Federalism: Should Burma learn from Ethiopia?


That’s the question posed by a young Finnish intern at the Pyidaungsu Institute (PI) for Peace and Dialogue, Ms Sabina Saramo, in her paper, “Effective Participation of Ethnic Minorities.”


Burma and Ethiopia are considered old countries, though the former, not being recorded in the Holy Bible, is less known. According to historian Dr Than Htun (Shwebo), it used to be known as “Brahma-desa” or “Brahmadesh,” which later distorted into what is universally known today, “Bamar” or the anglicized “Burma.” “Myanmar” is said to be a later, and poetical, corruption which has nothing to do with the non- Burmans such as Shan, Kachin, Mon etc.


Both countries claim to be federal. In fact, the latter officially fashions itself as the Federal Democratic Republic of Ethiopia. How federal and how democratic each is can be observed from the following table:



Ethnic groups


1,104,300 sq.km90 million



676,578 sq.km51 million

135 (official/much debated figure)



Number of states

9(divided on the basis of the settlement patterns, language, identity and consent of the people concerned)14(including Burman dominant “regions”)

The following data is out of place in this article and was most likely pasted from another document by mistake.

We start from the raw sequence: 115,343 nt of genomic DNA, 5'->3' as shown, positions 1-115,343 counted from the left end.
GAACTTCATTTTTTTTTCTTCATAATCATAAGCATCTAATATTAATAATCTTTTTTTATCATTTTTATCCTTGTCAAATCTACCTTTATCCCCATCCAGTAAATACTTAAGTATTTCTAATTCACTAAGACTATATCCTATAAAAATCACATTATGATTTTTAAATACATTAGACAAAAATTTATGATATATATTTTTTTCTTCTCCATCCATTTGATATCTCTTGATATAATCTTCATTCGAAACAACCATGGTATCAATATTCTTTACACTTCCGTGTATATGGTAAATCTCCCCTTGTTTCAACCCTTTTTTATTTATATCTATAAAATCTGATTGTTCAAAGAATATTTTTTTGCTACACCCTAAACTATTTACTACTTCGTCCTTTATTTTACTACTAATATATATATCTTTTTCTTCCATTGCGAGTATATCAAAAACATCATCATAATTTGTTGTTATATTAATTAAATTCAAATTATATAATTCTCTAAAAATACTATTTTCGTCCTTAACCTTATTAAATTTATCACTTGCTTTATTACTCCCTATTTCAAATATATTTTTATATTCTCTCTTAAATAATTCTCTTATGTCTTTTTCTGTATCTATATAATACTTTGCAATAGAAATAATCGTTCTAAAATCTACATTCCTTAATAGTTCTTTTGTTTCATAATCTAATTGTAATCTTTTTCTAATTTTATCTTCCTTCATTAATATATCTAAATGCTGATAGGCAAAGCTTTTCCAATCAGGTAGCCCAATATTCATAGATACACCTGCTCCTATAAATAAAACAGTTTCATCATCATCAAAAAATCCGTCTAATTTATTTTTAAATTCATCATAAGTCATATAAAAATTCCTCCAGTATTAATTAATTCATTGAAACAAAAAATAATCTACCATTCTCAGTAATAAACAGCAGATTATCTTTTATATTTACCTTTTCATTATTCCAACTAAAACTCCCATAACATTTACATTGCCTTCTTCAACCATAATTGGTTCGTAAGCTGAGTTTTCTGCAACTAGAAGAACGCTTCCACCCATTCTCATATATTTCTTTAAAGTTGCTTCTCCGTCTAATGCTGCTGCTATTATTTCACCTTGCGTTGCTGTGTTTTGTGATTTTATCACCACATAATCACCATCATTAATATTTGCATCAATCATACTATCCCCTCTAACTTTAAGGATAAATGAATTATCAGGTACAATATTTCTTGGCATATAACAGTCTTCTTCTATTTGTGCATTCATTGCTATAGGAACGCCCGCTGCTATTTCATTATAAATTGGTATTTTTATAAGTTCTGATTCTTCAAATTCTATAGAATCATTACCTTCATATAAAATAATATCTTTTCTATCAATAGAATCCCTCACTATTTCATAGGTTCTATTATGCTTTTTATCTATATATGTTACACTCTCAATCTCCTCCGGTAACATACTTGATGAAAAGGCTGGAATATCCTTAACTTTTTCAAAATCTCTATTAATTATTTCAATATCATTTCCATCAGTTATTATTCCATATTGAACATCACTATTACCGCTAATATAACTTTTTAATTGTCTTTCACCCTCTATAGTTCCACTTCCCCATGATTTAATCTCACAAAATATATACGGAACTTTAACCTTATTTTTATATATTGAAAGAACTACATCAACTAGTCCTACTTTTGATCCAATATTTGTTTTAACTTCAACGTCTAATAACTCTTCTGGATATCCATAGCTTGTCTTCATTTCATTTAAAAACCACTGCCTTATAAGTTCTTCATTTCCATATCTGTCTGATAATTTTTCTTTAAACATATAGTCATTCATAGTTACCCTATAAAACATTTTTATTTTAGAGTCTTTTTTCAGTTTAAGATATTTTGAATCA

Lower House550 seats (including at least 20 for the “minority nationalities” and “peoples”)440 seats (including 110 for the military who are appointed) 
Upper House1 from each “Nation, Nationality and People” plus 1 additional representative for each one million of its population12 from each state/region
State levelState CouncilState/Region legislatures and State/Region governments(Ethnic state/region government includes ministers for “national races” each of which has 0.1% of the total population of the Union in the state/region concerned which altogether represent some 20 “national races”)
Official languageEqual status for all languagesBurmese (Myanmar)


Federalism in multi-ethnic countries, she says, must have distinctive features such as:

  • Recognition of ethnic minorities
  • Ensuring the right of participation by ethnic minorities in decision making
  • By the right of voting
  • By measures guaranteeing ethnic representation
  • By establishing advisory and consultative bodies
  • By self-governance

“Cultural diversity (is) viewed as an asset to be celebrated and not a liability to be managed.”


Burma’s 2008 constitution, by this standards, can be said of having federal aspects, but not a federal one. It has a “good framework” but “the substance needs a reform”.


Compared to Ethiopia, it has no assurance of ethnic representation. Minorities within minorities opportunity to participate in decision-making is very small.


Moreover, Burma is far from being a democracy, because the military is still the real power in the Union.


With that conclusion, she has answered her own question: Should Burma learn from Ethiopia?

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